Honestly, I was blown away by the four different colors I could get without changing the MIDI data, switching patches or even dealing with individual mics at all. The Artist Elements folder is grouped into sub-folders by person: The mics available vary depending on which person you choose. By contrast, the Additional Mics folder uses one set of patches, all with the same mics: Once again, I simply cannot give enough kudos here.
The Artist Elements include options from Alan Meyerson, Geoff Foster and Hans Zimmer and the mic options remain largely similar to HZ01 save for the occasional small name differences like Tree vs Room for the same mic. HZ02 is organized a bit differently.
The Hans Zimmer folder is actually just for the modular synth percussion patch. The Alan Meyerson and Geoff Foster folders contain three more sub-folders, one for each of the recording locations: The Kickstarter Kits in HZ02 caught me by surprise by emphasizing a different interface as opposed to different content.
The interface has a taller aspect ratio than the other patches, with a drum kit graphic in the center that you can click on to select what you want to modify the mapping for. There are lots of tool tips, and most of the normal controls are found in the lower left hand corner. If you want to remap the drums for instance, to use drum sequences you wrote for another plug-in this could make it a lot easier. However, since the emphasis of my review was on the sound of the library, I spent less time here than with the other patches.
So Are There Any Downsides? Before I got my current template configured, there were certainly times where I wished I could switch between different stereo mixes for the whole percussion section at once, though in retrospect I can see how difficult this might be to implement.
I know there are also some that would prefer some pre-fabricated mega hits that layer a lot of sounds. And thanks to the fact that the main hit for most percussion instruments is mapped to the same key range, you can always stack a lot of patches if you want anyway. And the size of the library may put it out of the reach of users working on small hard drives. Some users may also be overwhelmed by the sheer scope of the library, since there are so very many possibilities.
Honestly, to any such users I would simply suggest that you pick a single Stereo Mix because that makes it a lot easier and also that you take the time to learn one patch at a time. What about the Competition? If a user just wanted taikos, for instance, I could think of several other libraries that offer them off the top of my head.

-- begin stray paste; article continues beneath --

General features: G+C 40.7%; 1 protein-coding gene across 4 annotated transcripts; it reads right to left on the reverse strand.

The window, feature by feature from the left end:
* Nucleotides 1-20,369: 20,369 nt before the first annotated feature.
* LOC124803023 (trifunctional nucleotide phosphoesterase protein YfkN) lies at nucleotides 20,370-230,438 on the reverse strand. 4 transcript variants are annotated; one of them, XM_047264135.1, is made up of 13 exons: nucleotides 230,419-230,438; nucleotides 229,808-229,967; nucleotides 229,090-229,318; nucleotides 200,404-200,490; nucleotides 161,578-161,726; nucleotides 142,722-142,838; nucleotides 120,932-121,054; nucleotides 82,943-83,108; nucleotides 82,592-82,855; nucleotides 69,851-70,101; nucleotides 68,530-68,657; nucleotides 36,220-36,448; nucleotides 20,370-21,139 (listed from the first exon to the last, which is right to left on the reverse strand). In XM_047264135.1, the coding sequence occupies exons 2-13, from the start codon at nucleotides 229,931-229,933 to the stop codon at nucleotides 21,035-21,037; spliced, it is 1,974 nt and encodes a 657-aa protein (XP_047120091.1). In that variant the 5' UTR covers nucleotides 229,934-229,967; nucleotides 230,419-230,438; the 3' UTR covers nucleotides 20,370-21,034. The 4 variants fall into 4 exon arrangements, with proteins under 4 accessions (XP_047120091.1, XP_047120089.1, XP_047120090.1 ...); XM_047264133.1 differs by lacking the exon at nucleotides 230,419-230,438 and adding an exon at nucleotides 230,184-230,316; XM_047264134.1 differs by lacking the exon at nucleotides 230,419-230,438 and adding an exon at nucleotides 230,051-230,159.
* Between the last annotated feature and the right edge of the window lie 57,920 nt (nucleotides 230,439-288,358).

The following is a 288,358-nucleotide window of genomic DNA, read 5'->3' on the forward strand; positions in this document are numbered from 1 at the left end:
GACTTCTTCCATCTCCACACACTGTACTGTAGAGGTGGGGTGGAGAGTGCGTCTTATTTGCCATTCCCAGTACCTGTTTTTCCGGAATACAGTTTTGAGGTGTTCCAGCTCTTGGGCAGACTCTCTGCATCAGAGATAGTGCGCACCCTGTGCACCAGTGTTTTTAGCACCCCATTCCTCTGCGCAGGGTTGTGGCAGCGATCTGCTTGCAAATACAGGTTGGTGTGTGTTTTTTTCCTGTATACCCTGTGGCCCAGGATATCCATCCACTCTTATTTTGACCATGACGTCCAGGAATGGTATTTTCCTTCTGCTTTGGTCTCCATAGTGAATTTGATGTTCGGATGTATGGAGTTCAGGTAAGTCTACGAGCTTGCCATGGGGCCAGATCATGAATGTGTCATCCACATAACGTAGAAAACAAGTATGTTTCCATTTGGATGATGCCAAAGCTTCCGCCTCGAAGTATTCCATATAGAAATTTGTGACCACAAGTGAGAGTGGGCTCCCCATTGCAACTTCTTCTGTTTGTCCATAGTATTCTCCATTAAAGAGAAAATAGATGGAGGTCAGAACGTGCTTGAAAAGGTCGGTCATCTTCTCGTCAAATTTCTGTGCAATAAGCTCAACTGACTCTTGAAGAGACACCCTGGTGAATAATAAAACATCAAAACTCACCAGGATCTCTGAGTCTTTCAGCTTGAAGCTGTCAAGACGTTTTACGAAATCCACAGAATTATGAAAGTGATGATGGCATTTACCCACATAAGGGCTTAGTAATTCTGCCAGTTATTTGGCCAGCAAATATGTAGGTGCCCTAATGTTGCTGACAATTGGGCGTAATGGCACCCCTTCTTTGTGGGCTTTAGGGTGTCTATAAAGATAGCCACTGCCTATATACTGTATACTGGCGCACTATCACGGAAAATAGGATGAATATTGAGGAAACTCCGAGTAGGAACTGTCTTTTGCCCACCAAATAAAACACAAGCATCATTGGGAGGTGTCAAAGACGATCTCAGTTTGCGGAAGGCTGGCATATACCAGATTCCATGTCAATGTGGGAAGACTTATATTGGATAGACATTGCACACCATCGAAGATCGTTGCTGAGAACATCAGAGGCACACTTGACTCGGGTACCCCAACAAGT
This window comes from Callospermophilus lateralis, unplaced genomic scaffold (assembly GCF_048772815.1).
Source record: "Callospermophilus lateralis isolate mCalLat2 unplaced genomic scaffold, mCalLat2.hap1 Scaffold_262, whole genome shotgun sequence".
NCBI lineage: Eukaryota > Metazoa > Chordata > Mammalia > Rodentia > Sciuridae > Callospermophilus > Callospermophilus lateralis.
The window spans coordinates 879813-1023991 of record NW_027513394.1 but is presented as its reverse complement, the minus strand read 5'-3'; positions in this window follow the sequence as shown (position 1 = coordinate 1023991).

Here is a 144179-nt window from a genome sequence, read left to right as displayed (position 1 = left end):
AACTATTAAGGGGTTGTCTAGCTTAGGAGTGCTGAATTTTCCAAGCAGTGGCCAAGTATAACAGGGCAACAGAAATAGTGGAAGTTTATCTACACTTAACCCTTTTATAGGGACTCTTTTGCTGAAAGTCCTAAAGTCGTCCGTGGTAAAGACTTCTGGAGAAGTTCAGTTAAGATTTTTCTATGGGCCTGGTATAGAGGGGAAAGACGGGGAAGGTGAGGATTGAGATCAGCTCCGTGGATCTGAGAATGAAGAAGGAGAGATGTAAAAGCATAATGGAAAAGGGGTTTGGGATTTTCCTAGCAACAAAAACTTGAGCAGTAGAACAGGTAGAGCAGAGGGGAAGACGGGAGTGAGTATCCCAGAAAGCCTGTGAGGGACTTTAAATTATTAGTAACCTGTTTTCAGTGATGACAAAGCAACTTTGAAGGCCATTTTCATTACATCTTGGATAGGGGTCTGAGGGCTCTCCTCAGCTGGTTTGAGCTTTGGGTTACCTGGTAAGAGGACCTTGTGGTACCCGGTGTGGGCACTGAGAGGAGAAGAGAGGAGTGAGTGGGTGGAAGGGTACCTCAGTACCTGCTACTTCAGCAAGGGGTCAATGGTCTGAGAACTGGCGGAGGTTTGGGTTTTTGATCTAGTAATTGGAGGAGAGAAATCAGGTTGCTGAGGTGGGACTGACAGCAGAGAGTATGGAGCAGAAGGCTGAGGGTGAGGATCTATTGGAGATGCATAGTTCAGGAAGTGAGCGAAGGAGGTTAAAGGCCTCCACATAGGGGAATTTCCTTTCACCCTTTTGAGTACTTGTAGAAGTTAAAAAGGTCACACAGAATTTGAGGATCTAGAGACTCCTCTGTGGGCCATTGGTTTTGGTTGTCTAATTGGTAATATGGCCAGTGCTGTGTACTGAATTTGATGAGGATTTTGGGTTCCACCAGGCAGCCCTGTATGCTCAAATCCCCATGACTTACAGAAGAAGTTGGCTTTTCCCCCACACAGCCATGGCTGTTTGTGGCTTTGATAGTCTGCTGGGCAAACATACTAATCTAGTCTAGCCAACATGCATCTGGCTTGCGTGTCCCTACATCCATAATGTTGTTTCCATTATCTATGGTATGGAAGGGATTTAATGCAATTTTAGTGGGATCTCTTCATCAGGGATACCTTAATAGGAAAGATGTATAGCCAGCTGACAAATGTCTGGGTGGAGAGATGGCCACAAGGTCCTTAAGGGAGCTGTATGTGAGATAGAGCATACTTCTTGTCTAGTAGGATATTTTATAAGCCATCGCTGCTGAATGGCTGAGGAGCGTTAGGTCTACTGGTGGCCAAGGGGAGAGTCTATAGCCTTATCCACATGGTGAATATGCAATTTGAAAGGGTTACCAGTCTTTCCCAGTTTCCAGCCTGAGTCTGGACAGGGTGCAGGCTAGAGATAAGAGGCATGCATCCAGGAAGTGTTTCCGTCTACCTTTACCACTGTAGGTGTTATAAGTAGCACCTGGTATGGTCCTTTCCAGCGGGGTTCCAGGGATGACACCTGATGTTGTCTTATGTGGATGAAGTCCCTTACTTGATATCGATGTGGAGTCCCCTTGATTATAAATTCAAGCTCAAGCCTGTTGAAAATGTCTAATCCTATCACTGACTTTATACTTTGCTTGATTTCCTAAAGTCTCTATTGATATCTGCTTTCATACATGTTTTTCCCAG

But I have not seen any other library the offers the specific combination of percussion instruments employed here and each library is very strongly colored by the sound of its hall, something especially true of percussion instruments.
Thus I find it very difficult to suggest any direct competitor to Hans Zimmer Percussion: Conclusions If you are looking for the biggest cinematic percussion or just want a Hans Zimmer percussion sound, the Hans Zimmer Percussion line should be the very first stop on your journey. The recording quality, mic and mix options are insanely powerful, able to cater to both detail oriented users and those looking for instant gratification.
I have simply never seen any other library go this far in terms of the mics and mixes — it has set the bar very high for all other libraries that follow. You may also be interested in:
Hans Zimmer Percussion does use the same content as HZ01 and HZ03 but they are That means that if you already have HZ01 and/or HZ03 and choose to download Hans How do I Install my Spitfire Audio Product?. Hans Zimmer re-created the techniques used for The Dark Knight and other films when recording and mixing his epic percussion library. Stream Spitfire HZ01 HANS ZIMMER PERCUSSION – demos, a playlist by SPITFIRE AUDIO from desktop or your mobile device.
Does Hans Zimmer Percussion use the same content as HZ01 and HZ03?
Hans Zimmer Percussion is a complete library of drum samples for cinematic percussion. That means, the Professional version adds the possibility of switching between 10 additional microphone positions and contains more mixes made by artists such as Junkie XL, Alan Meyerson, Steve Lipson and Geoff Foster. Another difference is the amount of samples that each library covers.
The line is currently comprised of three volumes: HZ01 — London Ensembles approx. Each of the three Kontakt Player libraries is available for download at SpitfireAudio.
VIDEO REVIEW: Hans Zimmer Percussion
Available for download, the Hans Zimmer Percussion London HZ01 from Spitfire Audio is a performance-oriented virtual musical instrument based on samples. Frequently asked questions about Spitfire Audio Hans Zimmer Percussion. I already own HZ01 and HZ03 and I want Hans Zimmer Percussion, how do I get it ?. Hans Zimmer re-created the techniques used for The Dark Knight and other films when recording and mixing his epic percussion library.